The Health Benefits of Sleep
Getting sufficient and good quality sleep is associated with important health benefits, such as boosting our immune system, maintaining our metabolism (the chemical reactions in our body), and learning and memorizing information efficiently. Most adults need 7–8 hours of uninterrupted sleep each night.1 However, approximately one in three adults report that they routinely do not get enough sleep.2 The inability to get sufficient sleep is known as sleep deprivation.
Sleep deprivation has been associated with serious health consequences, the most alarming of which is increased all-cause mortality. Interestingly, excessive sleep may also be associated with negative health consequences, including increased all-cause mortality.3 Not only the quantity but also the quality of sleep is important because frequent interruptions interfere with the normal sleep cycles. Thus, to benefit from the positive health effects of sleep, both optimal sleep duration and good sleep quality are required. Sleep deprivation has been linked to several serious health conditions, including obesity, diabetes mellitus type 2, depression, and heart disease.
Heart disease, which is the number one global cause of death, encompasses different disorders. The most common heart disease is ischemic heart disease, which is also known as coronary heart disease and coronary artery disease, and which can lead to a heart attack. In ischemic heart disease, the blood vessels that bring oxygen to the heart are narrowed, interfering with the oxygen supply to the heart. Other heart diseases are, for example, heart failure and arrhythmia. Heart failure refers to a condition in which the heart is not able to pump sufficient blood in the blood vessels, whereas in arrhythmia, the heartbeat is irregular, or the heart rate is outside of the normal range. The symptoms of heart disease may not appear right away, and it is then called “silent” heart disease.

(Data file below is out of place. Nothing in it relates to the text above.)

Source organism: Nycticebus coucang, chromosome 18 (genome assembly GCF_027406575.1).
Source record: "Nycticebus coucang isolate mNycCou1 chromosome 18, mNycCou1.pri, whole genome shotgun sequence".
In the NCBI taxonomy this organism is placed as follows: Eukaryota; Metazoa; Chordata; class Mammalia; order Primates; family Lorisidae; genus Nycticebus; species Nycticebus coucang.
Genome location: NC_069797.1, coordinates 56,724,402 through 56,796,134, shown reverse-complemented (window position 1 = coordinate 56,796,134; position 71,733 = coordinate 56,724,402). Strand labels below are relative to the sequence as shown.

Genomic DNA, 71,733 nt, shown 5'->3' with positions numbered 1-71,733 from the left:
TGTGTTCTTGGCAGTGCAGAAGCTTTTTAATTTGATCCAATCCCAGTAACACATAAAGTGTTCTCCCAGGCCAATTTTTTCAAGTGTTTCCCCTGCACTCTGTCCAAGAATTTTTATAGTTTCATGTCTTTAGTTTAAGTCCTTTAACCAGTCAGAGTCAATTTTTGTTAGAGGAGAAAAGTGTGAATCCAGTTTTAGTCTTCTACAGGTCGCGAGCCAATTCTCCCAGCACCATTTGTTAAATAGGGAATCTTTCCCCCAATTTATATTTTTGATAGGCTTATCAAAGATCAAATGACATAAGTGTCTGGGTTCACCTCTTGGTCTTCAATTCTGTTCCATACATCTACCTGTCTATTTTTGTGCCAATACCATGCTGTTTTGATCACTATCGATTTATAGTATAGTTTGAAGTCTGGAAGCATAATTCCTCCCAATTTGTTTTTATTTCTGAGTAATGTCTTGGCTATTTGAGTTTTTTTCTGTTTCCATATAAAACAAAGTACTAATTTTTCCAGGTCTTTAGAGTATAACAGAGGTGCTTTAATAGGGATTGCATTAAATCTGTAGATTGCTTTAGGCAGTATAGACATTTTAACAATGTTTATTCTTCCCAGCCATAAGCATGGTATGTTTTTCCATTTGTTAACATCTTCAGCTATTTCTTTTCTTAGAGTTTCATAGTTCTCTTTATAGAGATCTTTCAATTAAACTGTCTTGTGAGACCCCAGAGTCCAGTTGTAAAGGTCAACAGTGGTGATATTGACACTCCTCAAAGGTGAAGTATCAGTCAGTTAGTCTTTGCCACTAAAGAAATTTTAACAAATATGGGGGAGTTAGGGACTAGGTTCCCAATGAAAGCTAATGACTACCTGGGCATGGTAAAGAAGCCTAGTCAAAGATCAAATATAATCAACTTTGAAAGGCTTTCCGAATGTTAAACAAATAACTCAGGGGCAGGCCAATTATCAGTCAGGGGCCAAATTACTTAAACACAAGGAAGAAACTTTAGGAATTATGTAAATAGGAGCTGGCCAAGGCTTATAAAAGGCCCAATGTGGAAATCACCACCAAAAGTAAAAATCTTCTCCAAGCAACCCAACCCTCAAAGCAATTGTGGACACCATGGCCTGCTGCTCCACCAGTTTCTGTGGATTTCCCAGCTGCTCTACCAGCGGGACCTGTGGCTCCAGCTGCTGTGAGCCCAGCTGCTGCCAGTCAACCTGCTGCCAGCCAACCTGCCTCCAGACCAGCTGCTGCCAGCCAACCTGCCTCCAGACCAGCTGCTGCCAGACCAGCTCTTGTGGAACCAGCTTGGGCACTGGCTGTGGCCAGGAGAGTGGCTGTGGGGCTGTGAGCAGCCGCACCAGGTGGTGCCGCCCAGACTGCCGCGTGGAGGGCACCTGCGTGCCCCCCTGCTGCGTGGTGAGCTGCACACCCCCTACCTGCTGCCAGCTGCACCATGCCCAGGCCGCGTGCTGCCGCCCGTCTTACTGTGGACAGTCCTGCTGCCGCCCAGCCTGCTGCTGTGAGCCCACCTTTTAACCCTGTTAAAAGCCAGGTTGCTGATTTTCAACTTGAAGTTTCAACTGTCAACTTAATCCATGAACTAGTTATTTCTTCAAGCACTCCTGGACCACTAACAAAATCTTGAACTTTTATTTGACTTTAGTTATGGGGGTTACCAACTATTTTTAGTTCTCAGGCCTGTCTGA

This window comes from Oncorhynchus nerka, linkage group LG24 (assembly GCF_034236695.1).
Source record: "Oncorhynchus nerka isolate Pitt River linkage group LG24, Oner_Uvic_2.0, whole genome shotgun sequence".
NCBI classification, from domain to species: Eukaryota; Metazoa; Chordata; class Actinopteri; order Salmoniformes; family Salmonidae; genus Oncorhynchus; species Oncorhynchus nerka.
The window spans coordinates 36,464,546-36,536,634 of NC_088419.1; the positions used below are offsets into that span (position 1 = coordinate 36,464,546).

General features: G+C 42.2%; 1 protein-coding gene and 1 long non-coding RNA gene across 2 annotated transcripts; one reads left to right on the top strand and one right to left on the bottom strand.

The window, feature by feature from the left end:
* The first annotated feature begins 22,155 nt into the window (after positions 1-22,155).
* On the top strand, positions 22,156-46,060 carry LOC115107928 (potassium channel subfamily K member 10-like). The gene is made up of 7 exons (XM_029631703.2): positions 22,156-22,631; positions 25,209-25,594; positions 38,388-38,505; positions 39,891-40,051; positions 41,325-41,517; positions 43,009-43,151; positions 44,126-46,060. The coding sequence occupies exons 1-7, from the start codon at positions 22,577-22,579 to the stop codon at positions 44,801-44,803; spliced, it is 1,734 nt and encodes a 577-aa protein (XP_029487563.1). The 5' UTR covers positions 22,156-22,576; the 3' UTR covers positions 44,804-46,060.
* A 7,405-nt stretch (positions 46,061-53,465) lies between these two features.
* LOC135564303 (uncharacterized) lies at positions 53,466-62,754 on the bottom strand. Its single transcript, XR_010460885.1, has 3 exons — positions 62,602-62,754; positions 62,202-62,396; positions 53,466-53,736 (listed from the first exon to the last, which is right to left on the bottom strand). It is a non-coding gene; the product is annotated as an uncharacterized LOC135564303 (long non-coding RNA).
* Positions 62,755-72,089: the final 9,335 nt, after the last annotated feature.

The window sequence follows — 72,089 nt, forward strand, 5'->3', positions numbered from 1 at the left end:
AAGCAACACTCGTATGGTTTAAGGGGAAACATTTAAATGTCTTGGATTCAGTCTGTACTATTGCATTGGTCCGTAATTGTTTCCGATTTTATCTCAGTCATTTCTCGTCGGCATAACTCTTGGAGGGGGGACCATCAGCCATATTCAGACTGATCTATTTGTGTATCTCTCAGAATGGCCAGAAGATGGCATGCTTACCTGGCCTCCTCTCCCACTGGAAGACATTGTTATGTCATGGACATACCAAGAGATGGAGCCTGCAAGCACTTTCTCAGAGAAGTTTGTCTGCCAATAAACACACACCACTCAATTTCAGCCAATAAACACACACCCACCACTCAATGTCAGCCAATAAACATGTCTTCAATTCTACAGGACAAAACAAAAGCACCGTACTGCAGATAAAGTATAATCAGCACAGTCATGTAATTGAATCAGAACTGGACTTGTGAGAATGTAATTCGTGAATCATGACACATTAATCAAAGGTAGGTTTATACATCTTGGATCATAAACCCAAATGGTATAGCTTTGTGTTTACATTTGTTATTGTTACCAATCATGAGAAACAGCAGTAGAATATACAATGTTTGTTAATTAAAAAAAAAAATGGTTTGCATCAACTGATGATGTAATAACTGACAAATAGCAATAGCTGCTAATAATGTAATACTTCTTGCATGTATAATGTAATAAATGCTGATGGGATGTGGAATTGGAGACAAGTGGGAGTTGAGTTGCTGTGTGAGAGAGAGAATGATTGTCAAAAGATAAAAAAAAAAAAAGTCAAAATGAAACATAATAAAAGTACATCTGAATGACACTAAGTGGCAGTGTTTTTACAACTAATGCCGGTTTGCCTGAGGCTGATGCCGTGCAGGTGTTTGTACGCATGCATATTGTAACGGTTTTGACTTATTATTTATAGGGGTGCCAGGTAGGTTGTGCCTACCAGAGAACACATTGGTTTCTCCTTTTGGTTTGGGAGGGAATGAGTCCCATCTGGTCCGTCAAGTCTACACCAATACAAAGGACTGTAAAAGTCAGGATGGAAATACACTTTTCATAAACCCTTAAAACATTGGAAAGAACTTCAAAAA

Ischemic heart disease is the heart disorder responsible for the highest number of deaths (8.9 million global deaths in 2019).4 It has also been associated with high societal costs related to disability. Risk factors for ischemic heart disease include high blood pressure, smoking, high cholesterol (“fat”) levels in the blood, obesity, unhealthy diet, excessive alcohol use, and physical inactivity. Interestingly, sleep deprivation has also been linked to an increased risk of ischemic heart disease.
Sleep Deprivation and Cardiovascular Health (Health of the Heart and Blood Vessels)
Sleep deprivation has been associated with increased morbidity and mortality from cardiovascular diseases. A large study found that very short sleep duration and highly fragmented sleep are associated with an increased risk for subclinical atherosclerosis.5 Atherosclerosis is the accumulation of cholesterol, fats, and other compounds on and in the walls of the blood vessels that carry oxygen and nutrients to the organs (arteries). This causes the formation of atherosclerotic plaques, which can limit the blood flow. Another study examined the association between sleep duration and excess heart age. The researchers used the term heart age to designate a person's predicted blood vessel age based on their cardiovascular disease risk profile. In this context, excess heart age represented the difference between heart age and chronological age. Interestingly, excess heart age was increased both in sleep deprived individuals and individuals who slept excessively.6
Sleep Deprivation and High Blood Pressure